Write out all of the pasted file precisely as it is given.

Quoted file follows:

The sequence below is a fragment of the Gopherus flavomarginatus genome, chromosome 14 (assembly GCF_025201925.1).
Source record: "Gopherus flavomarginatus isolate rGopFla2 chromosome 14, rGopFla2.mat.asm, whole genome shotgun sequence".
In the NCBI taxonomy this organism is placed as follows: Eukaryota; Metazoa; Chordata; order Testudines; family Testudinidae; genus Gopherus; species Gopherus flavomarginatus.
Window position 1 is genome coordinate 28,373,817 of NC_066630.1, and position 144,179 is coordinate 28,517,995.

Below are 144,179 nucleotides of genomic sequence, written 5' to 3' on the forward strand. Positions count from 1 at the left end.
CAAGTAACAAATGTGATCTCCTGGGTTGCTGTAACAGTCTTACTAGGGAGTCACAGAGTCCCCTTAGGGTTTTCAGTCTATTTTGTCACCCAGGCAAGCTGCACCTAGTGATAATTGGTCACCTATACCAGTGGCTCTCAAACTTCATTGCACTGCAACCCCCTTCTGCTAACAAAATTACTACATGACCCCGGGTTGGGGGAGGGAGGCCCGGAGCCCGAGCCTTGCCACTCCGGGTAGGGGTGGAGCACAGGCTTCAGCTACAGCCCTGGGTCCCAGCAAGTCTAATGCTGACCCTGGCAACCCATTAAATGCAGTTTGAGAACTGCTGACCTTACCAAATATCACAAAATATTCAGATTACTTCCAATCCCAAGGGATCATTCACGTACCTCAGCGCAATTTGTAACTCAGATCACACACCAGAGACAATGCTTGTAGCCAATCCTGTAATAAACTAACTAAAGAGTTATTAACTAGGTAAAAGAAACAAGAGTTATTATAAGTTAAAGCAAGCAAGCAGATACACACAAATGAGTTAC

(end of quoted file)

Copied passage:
The sequence below is a fragment of the Gopherus flavomarginatus genome, chromosome 14 (assembly GCF_025201925.1).
Source record: "Gopherus flavomarginatus isolate rGopFla2 chromosome 14, rGopFla2.mat.asm, whole genome shotgun sequence".
In the NCBI taxonomy this organism is placed as follows: Eukaryota; Metazoa; Chordata; order Testudines; family Testudinidae; genus Gopherus; species Gopherus flavomarginatus.
Window position 1 is genome coordinate 28,373,817 of NC_066630.1, and position 144,179 is coordinate 28,517,995.

Below are 144,179 nucleotides of genomic sequence, written 5' to 3' on the forward strand. Positions count from 1 at the left end.
CAAGTAACAAATGTGATCTCCTGGGTTGCTGTAACAGTCTTACTAGGGAGTCACAGAGTCCCCTTAGGGTTTTCAGTCTATTTTGTCACCCAGGCAAGCTGCACCTAGTGATAATTGGTCACCTATACCAGTGGCTCTCAAACTTCATTGCACTGCAACCCCCTTCTGCTAACAAAATTACTACATGACCCCGGGTTGGGGGAGGGAGGCCCGGAGCCCGAGCCTTGCCACTCCGGGTAGGGGTGGAGCACAGGCTTCAGCTACAGCCCTGGGTCCCAGCAAGTCTAATGCTGACCCTGGCAACCCATTAAATGCAGTTTGAGAACTGCTGACCTTACCAAATATCACAAAATATTCAGATTACTTCCAATCCCAAGGGATCATTCACGTACCTCAGCGCAATTTGTAACTCAGATCACACACCAGAGACAATGCTTGTAGCCAATCCTGTAATAAACTAACTAAAGAGTTATTAACTAGGTAAAAGAAACAAGAGTTATTATAAGTTAAAGCAAGCAAGCAGATACACACAAATGAGTTAC